A flight from Sydney to London just two hours can be more approached fact, following the success of hypersonic technology trial on Wednesday, May 18, 2016 in the Australian desert.
A joint military research between United States and Australia who did the 10 trials in the largest land testing range in the world, located in Woomera, South Australia, and the Andoya Rocket Range in Norway.
|A joint US-Australian military research team is running 10 trials at the world's largest land testing range, Woomera in South Australia, and at Norway's Andoya Rocket Range. Today, the team were able to send a scramjet attached to a rocket booster to an altitude of 172 miles (278km) with a top speed of Mach 7.5. (Picture from: http://adf.ly/1aPYEu)|
"This is a revolutionary technology ... and could change the global air travel, as well as cost into space," said Alex Zelinsky, leader of Australian scientists in a statement.
The scientists say the hypersonic technology can save travel time from Sydney to London up to two hours for the flights as far as 17,000 kilometers (10,500 miles). And the hypersonic flight involves the travelling at speeds five times the speed of sound (Mach 5).
|There are a number of new supersonic technologies in development. Nasa recently announced it was attempting to build new quiet supersonic technology as part of its X-plane division that could be available in 2020 (Nasa's Quiet Supersonic Technology pictured). (Picture from: http://adf.ly/1aPYEu)|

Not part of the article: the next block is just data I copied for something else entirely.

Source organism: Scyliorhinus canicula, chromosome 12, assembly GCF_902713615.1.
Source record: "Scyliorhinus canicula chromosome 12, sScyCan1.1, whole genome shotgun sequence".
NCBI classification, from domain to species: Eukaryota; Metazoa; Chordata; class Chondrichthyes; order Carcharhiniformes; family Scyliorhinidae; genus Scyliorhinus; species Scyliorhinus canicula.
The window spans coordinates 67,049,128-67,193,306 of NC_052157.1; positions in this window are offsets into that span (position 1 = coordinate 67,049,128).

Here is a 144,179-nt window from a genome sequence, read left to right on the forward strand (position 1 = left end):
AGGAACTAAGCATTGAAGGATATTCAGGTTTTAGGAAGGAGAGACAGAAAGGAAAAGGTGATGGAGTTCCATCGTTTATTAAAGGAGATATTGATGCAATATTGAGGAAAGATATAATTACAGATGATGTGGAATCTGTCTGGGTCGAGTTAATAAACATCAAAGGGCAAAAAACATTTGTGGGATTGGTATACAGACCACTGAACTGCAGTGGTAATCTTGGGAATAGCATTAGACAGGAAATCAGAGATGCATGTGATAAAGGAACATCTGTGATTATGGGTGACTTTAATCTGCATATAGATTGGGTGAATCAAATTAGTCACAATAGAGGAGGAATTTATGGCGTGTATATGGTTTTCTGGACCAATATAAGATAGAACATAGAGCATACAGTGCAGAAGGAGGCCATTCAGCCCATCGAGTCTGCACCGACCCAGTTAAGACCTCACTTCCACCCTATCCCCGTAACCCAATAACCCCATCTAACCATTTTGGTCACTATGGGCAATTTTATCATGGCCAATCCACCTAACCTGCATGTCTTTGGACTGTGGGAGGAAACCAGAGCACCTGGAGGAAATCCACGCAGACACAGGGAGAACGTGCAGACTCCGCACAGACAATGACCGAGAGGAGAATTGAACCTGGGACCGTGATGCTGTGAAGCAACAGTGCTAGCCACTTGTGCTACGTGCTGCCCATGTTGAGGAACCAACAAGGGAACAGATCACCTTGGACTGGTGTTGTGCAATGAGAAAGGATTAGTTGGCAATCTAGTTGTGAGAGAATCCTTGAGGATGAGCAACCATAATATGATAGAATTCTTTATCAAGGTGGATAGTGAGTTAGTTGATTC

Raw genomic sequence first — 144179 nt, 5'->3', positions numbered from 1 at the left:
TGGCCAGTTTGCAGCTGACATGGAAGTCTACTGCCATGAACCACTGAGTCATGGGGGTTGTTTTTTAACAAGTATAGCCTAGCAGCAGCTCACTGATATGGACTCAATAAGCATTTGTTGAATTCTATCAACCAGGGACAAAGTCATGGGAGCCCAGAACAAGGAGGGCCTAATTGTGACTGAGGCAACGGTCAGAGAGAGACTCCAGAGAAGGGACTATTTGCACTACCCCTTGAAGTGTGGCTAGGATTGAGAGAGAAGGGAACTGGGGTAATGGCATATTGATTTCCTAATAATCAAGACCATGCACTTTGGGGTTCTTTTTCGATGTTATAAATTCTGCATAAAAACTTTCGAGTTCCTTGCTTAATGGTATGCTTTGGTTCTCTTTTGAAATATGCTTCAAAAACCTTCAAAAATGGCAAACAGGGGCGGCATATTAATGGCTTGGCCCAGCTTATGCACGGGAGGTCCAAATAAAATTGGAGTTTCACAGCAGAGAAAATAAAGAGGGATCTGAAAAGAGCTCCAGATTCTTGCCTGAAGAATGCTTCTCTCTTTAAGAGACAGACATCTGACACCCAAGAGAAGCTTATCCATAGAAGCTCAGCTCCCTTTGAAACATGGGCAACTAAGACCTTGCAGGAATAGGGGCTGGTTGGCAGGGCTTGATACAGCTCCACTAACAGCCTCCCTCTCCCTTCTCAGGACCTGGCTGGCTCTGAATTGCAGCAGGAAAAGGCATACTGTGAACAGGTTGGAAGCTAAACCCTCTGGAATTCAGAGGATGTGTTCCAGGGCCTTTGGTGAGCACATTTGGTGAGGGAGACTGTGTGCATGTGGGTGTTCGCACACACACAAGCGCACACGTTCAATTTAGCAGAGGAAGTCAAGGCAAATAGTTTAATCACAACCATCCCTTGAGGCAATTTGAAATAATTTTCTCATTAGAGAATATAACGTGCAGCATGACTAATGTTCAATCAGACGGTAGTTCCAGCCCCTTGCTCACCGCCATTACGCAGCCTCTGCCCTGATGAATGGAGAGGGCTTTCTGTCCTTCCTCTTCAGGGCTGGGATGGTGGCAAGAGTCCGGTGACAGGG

The scientists involved in the program called Hypersonic International Flight Research Experimentation (HIFiRE) are developing machines that can fly at Mach And the rocket experiment conducted on Wednesday can reach a height of 278 kilometers (172 miles) at a top speed of Mach 7.5.
"It's a happy moment ... we want to be able to flying a hypersonic engine at Mach 7," said Michael Smart, a hypersonic experts of the University of Queensland, who involved in the program.
He added that the jet using supersonic combustion engines that use oxygen from the atmosphere as the fuel so it is lighter and faster than the rocket that uses regular fuel.
The latest program also involves the US space agency, NASA, a renowned aircraft maker, Boeing and the German space agency, DLR and so on. *** [EKA | FROM VARIOUS SOURCES | DAILY MAIL]
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